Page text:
As with any list, you can select an item by pressing Up Arrow, Down Arrow, Home and End.

You can type the first character of an app to take you to the first app in the all apps part of the list which starts with that character. Note, however, that typing the character again doesn't take you to any subsequent apps starting with that character. You have to press Down Arrow to select other apps starting with the same character.

By default, each folder is collapsed. You can press Enter to expand it, and then the items which it contains are displayed below it.

Shut down, sleep, restart, and sign out

You can shut down, sleep, restart and sign out using either the start menu, or the Quick link menu which is described in the following section, and which you may find more convenient.

To Shut down, sleep, or restart, then after you've opened the Start menu:

  1. Tab to the Start list.
  2. Press Down Arrow till you get to Power
  3. Press Enter or Spacebar to open a menu, and choose Shut down, Sleep, or Restart.

To Sign out, then after you've opened the Start menu:

  1. Tab to the Start list.
  2. Press Down Arrow till you get to User account.
  3. Press Enter or Spacebar to open a menu, and choose Sign out.

Quick link menu

The Start button's context menu is called the Quick link menu. You can open it by moving to the Start button, and pressing the Application key, but a much quicker way is simply to press the shortcut for this menu, which is Windows key + X.

The Quick link menu contains a number of useful items, including: apps and features, and a Shutdown or sign out sub menu. The items on the menu all have access keys, so for example to shut down the computer you could press Windows key + X to open the Quick link menu, and then press the letter U twice.

Pinned tiles list

The pinned items are arranged into one or more groups. Each group has a group header, which contains its name, and below this are the pinned items in the group which are laid out as a grid. Each pinned item is represented by a tile, which can have a number of different sizes, as described in the Tiles section below.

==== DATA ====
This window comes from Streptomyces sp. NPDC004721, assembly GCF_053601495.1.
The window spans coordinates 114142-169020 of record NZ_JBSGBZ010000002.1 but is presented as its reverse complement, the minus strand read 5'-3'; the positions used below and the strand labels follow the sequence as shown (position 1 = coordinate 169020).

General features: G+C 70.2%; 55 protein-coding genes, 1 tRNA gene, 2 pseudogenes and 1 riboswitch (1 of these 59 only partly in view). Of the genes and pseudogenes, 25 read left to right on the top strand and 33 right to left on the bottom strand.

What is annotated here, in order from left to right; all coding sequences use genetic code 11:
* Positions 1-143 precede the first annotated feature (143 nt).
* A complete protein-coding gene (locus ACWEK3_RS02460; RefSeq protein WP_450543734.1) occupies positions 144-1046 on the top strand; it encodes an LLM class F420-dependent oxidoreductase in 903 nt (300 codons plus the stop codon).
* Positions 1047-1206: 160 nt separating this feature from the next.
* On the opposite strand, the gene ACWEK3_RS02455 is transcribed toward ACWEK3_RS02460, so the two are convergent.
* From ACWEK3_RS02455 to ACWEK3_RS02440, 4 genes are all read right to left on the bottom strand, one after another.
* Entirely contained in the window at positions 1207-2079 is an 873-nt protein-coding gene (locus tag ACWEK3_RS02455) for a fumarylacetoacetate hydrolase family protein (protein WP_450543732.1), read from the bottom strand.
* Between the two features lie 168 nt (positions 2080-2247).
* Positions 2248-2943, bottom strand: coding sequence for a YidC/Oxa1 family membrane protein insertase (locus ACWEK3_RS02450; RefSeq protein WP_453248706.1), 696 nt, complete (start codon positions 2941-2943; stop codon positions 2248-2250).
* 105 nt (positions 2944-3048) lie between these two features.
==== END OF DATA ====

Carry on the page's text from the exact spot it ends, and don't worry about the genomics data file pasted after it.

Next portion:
If a new account is created using version 1903 of Windows 10, there are two groups: Productivity, and Explore. By default the pinned tiles list has one column for displaying these groups.

If the number of groups does not exceed the number of columns, then each group is placed in a separate column, and so in effect the groups are in a single row. If there are more groups, then these are added to the bottoms of the columns which already contain one or more groups. The maximum number of columns is three, and you can change the number of columns, as follows. With any item of the Start menu, apart from the Search box, as the focus, you can increment or decrement the number of columns by pressing Ctrl + Right Arrow or Ctrl + Left Arrow respectively.

After opening the Start menu, you can move to the pinned tiles list either by pressing Tab a few times, or by pressing Up Arrow to move to the All apps list, and then pressing Tab once. The initial focus is the group header of the first group.

Moving around the pinned tiles

To move around the pinned tiles:

Tiles

The pinned items on the Start menu are represented by tiles. These are similar to icons on the desktop, but they can have additional features. Some of the tiles for Windows store apps are live tiles: they can contain information which is updated. For example, the tile for the News app contains a recent news headline.

Tiles can have a number of different sizes:

By default, the tiles for desktop apps are medium square tiles, but the sizes of the Windows store apps vary. You can change the size of the tile of a pinned item by opening its context menu, opening the resize sub menu and choosing a size. Note that on the Resize sub menu, the current size is checked.

Pinning and unpinning items